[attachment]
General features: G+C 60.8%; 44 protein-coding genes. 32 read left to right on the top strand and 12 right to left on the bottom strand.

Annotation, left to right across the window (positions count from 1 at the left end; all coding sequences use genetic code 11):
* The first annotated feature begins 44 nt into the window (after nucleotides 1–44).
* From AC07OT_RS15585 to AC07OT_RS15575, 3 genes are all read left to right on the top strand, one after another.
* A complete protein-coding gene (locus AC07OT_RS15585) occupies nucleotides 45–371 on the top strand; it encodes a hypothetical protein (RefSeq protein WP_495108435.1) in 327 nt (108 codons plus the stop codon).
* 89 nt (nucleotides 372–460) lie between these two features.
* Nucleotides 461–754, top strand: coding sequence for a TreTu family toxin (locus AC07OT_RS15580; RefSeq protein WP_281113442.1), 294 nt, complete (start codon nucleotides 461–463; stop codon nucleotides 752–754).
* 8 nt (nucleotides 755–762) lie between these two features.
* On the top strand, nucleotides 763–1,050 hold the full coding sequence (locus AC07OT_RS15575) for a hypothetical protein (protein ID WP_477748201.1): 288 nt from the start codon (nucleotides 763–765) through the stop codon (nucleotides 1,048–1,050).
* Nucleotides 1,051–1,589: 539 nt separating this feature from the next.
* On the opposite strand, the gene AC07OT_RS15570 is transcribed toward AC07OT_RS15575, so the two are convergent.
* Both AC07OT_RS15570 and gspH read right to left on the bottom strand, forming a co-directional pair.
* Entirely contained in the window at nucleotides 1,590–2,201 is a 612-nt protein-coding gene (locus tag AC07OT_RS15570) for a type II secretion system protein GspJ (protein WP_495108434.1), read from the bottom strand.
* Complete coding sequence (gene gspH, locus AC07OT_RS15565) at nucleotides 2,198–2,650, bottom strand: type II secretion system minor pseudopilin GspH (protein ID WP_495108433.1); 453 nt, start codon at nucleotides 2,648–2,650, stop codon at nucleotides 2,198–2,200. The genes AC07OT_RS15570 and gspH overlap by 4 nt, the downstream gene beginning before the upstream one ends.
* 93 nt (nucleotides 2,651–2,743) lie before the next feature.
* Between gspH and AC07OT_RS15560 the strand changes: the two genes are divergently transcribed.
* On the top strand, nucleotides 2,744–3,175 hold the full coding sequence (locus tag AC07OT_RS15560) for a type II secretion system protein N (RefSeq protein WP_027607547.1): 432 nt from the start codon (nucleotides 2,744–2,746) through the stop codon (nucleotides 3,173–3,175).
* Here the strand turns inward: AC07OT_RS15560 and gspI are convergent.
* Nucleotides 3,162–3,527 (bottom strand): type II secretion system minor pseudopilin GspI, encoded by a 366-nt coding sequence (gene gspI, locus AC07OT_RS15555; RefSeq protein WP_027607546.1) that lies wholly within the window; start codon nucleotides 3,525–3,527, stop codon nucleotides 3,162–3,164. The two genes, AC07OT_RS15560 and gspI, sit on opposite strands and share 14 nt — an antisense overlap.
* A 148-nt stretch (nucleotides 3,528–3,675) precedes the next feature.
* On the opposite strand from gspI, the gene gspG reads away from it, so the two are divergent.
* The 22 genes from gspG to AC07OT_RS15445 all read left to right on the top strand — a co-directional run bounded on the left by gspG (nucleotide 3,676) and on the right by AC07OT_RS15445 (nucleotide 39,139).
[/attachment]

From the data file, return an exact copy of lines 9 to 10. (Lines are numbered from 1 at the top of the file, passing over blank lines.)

* On the top strand, nucleotides 763–1,050 hold the full coding sequence (locus AC07OT_RS15575) for a hypothetical protein (protein ID WP_477748201.1): 288 nt from the start codon (nucleotides 763–765) through the stop codon (nucleotides 1,048–1,050).
* Nucleotides 1,051–1,589: 539 nt separating this feature from the next.